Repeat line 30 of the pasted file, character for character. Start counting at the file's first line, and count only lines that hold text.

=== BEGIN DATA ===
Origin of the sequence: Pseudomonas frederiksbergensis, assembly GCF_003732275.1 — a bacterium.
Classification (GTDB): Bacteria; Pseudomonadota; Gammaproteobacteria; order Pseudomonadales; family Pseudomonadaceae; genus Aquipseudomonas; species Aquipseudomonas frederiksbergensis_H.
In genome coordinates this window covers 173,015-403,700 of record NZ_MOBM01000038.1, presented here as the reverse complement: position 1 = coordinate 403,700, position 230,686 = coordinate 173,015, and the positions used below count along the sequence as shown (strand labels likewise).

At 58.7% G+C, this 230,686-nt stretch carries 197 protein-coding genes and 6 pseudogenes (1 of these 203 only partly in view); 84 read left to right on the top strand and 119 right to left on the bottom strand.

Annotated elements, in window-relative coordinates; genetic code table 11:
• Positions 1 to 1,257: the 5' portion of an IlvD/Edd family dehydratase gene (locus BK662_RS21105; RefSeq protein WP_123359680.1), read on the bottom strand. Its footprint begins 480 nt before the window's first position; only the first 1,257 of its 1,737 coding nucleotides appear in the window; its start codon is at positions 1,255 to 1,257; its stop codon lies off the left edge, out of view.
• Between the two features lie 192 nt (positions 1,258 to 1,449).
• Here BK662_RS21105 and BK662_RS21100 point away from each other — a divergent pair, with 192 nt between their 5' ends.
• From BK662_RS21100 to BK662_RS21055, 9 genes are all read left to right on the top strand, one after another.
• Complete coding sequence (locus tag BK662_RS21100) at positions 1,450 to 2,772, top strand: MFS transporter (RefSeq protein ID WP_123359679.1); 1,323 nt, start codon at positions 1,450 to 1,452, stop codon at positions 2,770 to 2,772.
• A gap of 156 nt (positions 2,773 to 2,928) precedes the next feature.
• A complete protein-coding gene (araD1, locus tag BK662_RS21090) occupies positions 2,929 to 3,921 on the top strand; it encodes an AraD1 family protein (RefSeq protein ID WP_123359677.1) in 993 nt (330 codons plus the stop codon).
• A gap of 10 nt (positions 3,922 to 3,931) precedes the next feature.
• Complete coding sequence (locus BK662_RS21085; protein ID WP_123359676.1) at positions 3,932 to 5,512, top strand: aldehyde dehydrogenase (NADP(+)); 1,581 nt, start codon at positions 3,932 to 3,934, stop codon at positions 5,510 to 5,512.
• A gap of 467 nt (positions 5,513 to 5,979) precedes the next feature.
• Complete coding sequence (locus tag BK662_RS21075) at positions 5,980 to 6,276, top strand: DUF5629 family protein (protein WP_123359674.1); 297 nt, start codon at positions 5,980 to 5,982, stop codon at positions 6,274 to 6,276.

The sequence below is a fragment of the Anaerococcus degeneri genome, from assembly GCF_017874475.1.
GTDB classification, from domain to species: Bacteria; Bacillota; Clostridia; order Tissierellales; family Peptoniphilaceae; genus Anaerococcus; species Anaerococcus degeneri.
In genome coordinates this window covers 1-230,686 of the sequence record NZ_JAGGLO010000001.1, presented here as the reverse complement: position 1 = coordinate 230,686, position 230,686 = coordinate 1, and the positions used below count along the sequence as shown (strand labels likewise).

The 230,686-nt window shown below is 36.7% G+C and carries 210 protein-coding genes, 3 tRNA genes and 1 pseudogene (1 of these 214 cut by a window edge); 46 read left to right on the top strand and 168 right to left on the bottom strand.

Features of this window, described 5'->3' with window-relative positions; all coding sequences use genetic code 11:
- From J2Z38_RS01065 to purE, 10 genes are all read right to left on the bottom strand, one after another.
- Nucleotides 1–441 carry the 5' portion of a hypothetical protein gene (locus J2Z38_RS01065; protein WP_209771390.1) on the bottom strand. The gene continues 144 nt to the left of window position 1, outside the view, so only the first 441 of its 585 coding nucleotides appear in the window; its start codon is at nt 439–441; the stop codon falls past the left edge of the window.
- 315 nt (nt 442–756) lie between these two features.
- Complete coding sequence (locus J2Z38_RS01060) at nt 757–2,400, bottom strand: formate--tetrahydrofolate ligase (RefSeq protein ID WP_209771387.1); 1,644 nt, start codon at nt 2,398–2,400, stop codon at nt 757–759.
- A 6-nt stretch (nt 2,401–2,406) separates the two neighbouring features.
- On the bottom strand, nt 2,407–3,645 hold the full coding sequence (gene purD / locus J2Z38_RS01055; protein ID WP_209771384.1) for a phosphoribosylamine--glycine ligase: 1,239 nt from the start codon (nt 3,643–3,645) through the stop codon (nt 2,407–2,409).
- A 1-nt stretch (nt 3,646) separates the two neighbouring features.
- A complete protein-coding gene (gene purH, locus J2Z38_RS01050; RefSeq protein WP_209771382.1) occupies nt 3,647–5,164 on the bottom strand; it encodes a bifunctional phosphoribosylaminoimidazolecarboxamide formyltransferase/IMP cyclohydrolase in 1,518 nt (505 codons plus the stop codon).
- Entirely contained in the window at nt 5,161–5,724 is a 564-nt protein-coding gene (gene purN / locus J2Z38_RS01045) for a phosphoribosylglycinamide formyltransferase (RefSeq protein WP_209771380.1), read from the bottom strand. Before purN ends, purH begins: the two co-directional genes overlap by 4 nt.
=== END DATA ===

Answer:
- Entirely contained in the window at nt 5,161–5,724 is a 564-nt protein-coding gene (gene purN / locus J2Z38_RS01045) for a phosphoribosylglycinamide formyltransferase (RefSeq protein WP_209771380.1), read from the bottom strand. Before purN ends, purH begins: the two co-directional genes overlap by 4 nt.